Is there really a way that you can live on forever?
16 October 2017
My father, Bob Cater QSM, died very recently. We buried him on a rare still and sparkly spring day in Wellington. I looked up at Wellington’s endless blue yonder and found myself wondering what is the point? Do we simply live and die and that’s it, we are gone?
We said our painful goodbyes to Dad and in the following days and weeks, I’ve been thinking a lot about leaving a lasting legacy. What could I leave behind as a footprint on the world?
Enter the ‘community foundation’ concept, where communities are busy building funds to support good causes, forever. An opportunity for generous people to put their life’s work to good use.
And, my favourite part, is that you don’t need to be wealthy to be generous! What we are seeing in small New Zealand communities is generosity is for everyone; enormous acts of personal generosity across New Zealand – from both wealthy and not so wealthy people.
Community foundations were originally established in North America and have spread over time to most of the western world. It takes time – typically 10-20 years – for a community to build up their funds to a good level but when they do they can really begin to be changemakers and see results.
“From tiny seeds grow mighty trees.” It’s simple: grow funds from donations from generous people in the community and give back to the community the investment revenue from these funds. The original fund is not spent and is protected (i.e. managed so it grows) for inflation.
Ways of giving vary widely and there is enormous potential to create something lasting that appeals personally to the giver. Many people start funds while they are living, giving regularly to build up the fund, or establish their own fund in their Will so that their life’s work can carry on.
People with wealth often say that it is extremely difficult to give money away effectively. I know… it seems a difficult concept to many of us! Although most of us support good causes, do we really know how effectively that money is being used?
With a community foundation model you can specify exactly how your money will be used in the future, it does give peace of mind that you are, in fact, giving it away effectively.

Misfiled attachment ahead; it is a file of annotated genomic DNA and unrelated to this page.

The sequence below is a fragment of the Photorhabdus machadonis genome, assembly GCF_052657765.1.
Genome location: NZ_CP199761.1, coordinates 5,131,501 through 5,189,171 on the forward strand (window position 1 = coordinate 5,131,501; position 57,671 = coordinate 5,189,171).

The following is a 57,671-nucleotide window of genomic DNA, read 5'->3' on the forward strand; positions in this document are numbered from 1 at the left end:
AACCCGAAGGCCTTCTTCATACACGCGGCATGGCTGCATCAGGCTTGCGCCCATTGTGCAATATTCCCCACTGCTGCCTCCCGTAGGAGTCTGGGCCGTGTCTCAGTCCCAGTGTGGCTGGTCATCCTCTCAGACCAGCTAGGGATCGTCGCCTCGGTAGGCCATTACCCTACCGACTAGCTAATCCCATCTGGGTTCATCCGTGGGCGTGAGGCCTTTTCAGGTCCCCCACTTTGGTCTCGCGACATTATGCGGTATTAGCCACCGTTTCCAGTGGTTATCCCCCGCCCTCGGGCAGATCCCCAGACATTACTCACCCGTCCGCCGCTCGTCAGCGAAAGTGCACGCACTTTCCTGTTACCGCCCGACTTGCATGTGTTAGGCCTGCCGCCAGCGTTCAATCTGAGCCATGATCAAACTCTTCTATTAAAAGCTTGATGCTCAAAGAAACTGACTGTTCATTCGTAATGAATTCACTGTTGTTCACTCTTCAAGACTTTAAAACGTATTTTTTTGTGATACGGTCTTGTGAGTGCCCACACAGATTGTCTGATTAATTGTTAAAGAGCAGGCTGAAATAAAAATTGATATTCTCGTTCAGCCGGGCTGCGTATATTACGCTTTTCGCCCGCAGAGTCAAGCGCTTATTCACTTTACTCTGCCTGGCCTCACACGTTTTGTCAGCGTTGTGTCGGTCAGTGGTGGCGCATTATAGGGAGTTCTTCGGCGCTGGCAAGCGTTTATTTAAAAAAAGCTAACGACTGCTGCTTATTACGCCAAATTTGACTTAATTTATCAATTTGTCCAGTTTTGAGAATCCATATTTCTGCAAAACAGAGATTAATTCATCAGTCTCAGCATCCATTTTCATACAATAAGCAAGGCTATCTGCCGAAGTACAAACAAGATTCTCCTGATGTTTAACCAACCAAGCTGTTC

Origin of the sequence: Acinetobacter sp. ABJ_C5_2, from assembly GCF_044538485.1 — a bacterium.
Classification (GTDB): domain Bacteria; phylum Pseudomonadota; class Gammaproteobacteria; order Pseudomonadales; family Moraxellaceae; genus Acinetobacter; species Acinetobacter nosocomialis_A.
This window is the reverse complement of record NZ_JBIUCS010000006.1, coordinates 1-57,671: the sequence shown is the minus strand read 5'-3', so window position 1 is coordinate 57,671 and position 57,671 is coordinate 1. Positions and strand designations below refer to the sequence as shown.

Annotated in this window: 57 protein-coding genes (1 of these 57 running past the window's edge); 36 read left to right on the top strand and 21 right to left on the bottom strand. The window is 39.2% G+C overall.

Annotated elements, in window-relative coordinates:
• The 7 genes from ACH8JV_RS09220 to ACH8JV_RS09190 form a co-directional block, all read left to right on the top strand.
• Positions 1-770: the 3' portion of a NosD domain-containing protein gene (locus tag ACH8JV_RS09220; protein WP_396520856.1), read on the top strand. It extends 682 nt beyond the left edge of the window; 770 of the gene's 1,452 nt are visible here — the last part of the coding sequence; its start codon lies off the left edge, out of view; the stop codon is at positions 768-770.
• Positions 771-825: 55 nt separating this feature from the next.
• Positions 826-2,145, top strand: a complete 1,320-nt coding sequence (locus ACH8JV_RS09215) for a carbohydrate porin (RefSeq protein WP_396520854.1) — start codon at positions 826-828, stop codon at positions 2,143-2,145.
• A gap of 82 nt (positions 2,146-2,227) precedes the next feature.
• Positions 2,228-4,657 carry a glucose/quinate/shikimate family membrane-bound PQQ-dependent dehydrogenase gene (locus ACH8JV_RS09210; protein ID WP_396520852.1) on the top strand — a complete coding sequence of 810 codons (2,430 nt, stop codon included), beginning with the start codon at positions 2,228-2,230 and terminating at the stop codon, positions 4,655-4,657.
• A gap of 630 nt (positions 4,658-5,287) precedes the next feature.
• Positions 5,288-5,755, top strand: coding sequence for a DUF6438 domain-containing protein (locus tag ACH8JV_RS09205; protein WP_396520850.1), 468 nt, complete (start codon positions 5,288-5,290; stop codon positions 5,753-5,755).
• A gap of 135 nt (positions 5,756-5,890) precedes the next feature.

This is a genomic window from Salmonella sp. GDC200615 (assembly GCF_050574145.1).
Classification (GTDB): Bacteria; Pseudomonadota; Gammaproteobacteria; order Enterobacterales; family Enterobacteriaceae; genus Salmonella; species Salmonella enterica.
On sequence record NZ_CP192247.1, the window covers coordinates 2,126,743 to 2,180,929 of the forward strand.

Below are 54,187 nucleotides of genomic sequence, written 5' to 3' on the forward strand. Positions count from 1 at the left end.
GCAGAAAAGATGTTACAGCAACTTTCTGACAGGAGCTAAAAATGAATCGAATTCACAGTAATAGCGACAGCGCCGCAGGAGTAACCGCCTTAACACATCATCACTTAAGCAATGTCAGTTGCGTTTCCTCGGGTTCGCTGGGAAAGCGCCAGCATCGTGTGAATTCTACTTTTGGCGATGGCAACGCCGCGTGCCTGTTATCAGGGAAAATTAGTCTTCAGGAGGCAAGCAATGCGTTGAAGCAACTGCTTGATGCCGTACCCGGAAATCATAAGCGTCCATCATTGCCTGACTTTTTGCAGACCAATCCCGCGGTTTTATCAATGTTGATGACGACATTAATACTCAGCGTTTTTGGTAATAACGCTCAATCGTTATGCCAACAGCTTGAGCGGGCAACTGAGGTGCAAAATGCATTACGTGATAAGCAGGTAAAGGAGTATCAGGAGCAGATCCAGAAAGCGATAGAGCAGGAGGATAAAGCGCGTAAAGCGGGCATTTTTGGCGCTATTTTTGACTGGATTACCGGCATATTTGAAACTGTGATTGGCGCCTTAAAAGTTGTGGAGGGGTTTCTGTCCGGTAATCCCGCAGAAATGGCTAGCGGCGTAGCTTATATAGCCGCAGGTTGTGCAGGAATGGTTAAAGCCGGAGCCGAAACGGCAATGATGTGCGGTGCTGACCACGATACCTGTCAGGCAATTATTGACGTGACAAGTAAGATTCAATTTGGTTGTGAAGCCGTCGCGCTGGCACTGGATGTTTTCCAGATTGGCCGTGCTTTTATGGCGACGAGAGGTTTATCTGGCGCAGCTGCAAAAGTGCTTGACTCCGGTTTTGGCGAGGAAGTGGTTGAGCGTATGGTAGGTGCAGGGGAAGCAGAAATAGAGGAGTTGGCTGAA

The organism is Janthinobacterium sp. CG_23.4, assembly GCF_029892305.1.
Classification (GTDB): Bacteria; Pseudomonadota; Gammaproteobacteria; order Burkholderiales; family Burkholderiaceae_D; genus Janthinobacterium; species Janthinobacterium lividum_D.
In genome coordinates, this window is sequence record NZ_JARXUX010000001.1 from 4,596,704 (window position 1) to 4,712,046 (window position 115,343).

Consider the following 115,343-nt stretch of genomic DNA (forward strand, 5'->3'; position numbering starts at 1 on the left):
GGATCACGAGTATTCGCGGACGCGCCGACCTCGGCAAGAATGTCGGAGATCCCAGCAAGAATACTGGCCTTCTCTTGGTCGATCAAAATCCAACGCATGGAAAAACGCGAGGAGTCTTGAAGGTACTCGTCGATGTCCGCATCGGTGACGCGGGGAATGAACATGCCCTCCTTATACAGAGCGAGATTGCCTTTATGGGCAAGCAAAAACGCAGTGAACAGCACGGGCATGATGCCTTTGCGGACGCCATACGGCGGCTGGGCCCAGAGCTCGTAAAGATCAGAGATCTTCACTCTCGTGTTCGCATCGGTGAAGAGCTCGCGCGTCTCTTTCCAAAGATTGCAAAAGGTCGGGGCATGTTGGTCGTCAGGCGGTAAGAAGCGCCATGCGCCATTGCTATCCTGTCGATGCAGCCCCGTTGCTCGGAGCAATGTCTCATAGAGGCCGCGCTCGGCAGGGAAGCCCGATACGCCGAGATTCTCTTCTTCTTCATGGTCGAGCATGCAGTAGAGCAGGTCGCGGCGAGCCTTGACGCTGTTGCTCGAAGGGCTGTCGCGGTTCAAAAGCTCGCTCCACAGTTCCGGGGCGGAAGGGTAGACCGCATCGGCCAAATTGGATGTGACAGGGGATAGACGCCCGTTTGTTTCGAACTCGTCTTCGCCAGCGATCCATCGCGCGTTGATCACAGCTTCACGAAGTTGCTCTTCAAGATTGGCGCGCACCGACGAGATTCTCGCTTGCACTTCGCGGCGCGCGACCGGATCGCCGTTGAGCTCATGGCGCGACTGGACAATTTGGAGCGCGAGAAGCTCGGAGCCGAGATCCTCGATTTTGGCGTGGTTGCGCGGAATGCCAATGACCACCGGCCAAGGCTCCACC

Recently I had a conversation with a friend and her eyes lit up when I talked about giving in perpetuity to a cause that she was passionate about. The next time I saw her she told me she had decided what her fund would be: a gift in her Will to help vulnerable children. She was totally chuffed to be given the opportunity and the means to do so.
Should we talk about our personal generosity? I have a belief that we should, just as Bill Holland did here in his recent Radio New Zealand interview. I think it normalises the idea and it encourages others to consider what they would do, to dream big about ‘giving back.’ I don’t find it distasteful, I personally find it very empowering.
So, yes, I proudly say that I am setting up a fund through my local community foundation, Nikau Foundation in Wellington. It will grow through a gift in my Will – hopefully thinking very long-term here! – and it will benefit tertiary students who otherwise might not be able to afford a tertiary education. It’s a win two-fold, I feel good that my life’s work will live on and it has the potential to transform many lives into the future.
As it happens, my father Bob Cater was a very community-minded person and he also saw education as a privilege. Perhaps this really is his influence living on? Maybe that is the real point after all.
Community Foundations of New Zealand are proud to be members of Include A Charity, promoting the transformational impact from gifts in Wills